Support the news
A longtime fugitive from charges of attempted murder for the Mafia has been returned to Massachusetts. In U.S. District Court here on Friday, Enrico Ponzo plead not guilty to nine counts of an indictment that was handed down in 1997.
He was arrested last month in a small town in southwestern Idaho, where he was living a quiet life on the lam among kids and cows. And now, with a graying goatee, a bald spot and a hearing aid, Ponzo is back home on the range in Massachusetts. Known out in cattle country as Jeffrey "Jay" Shaw, he — with U.S. Marshalls at his side — flew in from Marsing, Idaho. But his story shouldn't be confused with "Lonesome Dove."
Standing in an august, largely empty courtroom at 42, Ponzo comes back as a time capsule from a violent era in Boston when Mafia factions were killing each other and the FBI that was out to get them was infiltrated and corrupted by the Mafia's rivals, Whitey Bulger's Mob.
“At least from the intelligence we knew [Ponzo was] a very dangerous individual,” says retired State Police Sgt. Bill McGreal. McGreal tracked drug dealers and gangsters as a member of the Suffolk County Narcotics unit in the 1980s. Out of the North End, Ponzo was on the scene at 20, with a reputation for being brutal, hot-headed and wild.
“The group was known to us as ‘We Deliver’ ” McGreal says. “There were two people in each vehicle and they would deliver packets of cocaine.”
State police reports identified the young Ponzo as a potential shooter for the local Mafia. One tip off? The cops found a silencer and a rather big gun in his Revere apartment.
“It was a machine gun, a fully automatic machine gun, according to the Revere Police report,” McGreal says.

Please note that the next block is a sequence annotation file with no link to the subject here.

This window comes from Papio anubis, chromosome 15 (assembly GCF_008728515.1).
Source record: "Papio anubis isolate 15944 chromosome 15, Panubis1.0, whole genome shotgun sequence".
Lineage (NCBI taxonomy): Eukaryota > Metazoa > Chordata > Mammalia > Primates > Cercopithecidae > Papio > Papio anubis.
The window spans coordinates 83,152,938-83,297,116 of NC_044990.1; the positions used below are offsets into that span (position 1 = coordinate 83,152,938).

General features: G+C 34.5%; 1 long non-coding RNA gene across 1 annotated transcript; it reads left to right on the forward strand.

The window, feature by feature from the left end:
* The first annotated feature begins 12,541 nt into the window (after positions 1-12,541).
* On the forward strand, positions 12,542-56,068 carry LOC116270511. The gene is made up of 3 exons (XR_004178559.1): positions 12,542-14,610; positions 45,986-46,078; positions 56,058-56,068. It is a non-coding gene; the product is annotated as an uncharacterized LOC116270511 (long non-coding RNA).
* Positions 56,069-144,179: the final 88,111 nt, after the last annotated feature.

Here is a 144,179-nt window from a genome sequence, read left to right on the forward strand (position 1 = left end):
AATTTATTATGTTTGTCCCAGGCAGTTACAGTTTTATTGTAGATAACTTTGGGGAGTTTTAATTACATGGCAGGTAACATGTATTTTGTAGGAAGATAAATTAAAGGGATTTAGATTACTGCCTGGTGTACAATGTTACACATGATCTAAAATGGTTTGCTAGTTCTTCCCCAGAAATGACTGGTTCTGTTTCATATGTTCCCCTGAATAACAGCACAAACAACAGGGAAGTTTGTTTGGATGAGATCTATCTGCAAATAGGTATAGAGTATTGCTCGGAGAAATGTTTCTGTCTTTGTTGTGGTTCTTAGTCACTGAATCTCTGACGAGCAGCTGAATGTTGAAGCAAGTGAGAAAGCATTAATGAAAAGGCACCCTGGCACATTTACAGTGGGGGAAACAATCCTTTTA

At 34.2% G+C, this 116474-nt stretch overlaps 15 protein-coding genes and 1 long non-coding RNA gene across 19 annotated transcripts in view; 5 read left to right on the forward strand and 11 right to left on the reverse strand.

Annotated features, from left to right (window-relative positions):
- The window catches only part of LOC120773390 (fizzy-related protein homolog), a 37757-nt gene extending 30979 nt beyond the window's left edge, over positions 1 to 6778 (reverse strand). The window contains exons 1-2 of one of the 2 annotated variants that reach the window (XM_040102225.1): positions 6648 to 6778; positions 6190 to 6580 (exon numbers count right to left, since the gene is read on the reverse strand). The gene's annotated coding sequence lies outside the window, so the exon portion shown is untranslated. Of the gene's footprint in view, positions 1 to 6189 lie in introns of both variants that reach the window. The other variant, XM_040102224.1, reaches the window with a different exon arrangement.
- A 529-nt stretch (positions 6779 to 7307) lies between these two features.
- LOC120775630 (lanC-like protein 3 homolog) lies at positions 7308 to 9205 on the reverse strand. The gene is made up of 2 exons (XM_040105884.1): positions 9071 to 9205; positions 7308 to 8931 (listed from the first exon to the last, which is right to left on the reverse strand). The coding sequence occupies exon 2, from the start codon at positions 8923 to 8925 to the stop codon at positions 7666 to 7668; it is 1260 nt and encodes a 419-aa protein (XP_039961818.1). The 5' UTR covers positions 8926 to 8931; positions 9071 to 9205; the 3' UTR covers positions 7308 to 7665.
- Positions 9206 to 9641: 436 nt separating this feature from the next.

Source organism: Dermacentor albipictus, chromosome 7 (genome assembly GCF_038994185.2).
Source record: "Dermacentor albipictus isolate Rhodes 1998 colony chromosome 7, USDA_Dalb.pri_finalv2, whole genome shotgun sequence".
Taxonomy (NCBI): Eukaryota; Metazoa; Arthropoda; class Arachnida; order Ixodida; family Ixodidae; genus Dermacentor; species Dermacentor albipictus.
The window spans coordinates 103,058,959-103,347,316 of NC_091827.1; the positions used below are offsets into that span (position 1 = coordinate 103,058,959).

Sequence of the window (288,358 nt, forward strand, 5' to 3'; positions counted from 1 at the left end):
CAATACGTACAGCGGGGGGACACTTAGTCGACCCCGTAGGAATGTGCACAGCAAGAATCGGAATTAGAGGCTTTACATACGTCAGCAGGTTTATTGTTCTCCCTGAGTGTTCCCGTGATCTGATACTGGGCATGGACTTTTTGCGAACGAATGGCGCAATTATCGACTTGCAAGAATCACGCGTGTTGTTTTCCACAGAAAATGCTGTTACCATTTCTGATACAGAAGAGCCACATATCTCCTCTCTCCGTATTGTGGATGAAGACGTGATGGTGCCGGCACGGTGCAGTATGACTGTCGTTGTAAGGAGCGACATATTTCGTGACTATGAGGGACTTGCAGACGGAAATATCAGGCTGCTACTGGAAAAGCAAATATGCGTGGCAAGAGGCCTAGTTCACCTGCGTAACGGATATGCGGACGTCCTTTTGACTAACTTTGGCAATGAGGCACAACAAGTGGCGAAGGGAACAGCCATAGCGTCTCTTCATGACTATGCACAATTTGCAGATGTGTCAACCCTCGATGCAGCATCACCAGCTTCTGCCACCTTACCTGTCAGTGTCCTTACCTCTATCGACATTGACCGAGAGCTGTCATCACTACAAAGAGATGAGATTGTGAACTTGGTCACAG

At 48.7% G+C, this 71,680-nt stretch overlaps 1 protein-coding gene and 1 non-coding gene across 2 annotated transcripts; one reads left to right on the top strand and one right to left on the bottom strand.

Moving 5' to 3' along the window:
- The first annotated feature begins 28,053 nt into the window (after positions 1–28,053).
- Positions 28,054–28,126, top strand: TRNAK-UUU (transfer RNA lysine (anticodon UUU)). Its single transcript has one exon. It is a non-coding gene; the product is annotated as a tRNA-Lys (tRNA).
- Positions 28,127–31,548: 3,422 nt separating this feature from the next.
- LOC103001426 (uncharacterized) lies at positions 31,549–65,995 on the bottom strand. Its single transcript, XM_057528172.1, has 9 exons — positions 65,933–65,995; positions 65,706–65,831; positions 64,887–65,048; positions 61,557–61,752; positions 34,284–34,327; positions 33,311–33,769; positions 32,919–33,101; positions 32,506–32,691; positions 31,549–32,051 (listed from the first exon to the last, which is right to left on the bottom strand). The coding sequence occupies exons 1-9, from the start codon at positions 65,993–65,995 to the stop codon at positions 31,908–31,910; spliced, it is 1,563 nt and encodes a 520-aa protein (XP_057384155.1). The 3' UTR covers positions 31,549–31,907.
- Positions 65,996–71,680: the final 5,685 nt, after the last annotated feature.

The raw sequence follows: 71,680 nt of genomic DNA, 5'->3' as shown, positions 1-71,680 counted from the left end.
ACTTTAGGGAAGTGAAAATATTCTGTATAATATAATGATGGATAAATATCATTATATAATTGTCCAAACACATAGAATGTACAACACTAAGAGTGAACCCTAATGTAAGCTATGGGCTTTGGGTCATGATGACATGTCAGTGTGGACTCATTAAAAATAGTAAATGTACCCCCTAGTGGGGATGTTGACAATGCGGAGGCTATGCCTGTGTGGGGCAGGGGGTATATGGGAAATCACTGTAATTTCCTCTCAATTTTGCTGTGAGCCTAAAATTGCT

That's hardly in keeping with how one Idaho neighbor described Ponzo. She fondly called him "Mr. Mom." In the tiny high desert town of Marsing, people knew him as Jay Shaw. Marsing is in the Snake River Valley, but a neighbor on the other side of the field from Ponzo’s house wouldn't characterize him as a snake.
That Frank Salemme was shot in front of the IHOP, escaped into a Papa Gino's, and some of the perpetrators were arrested at a Kentucky Fried Chicken outlet said it all ... It had become “disorganized crime."
“Just an outgoing, friendly guy,” says Shari Kinney. “We always knew there was something different about that deal, but we never pried.”
She says Ponzo told her he came from New York.
“The thing I thought was kind of strange was that the house, the property, everything was in his girlfriend's name,” Kinney says.
Ponzo fixed computers, and herded 12 cows and two kids while his girlfriend and mother of the kids went off to work each day. He called himself a cowpuncher and farmer, which amused Kinney.
“True farmers around here don't have 12 acres. They have hundreds, if not thousands, of acres. And you know if you didn't think he was a true farmer/rancher, he was insulted by it.”
Ponzo had a lot of guns (they found 38 in the house after his arrest), but that didn’t seem to impress neighbors. It’s Idaho after all. “We all have guns,” Kinney said.
The real gun-slinging story was years ago here in Massachusetts, with his friend and now-convicted drug dealer and mobster Gigi Portalla.
In a now infamous episode in Boston history, Portalla and his crew, including Ponzo, according to accomplices, allegedly tried to assassinate the head of the New England Mafia in June 1989.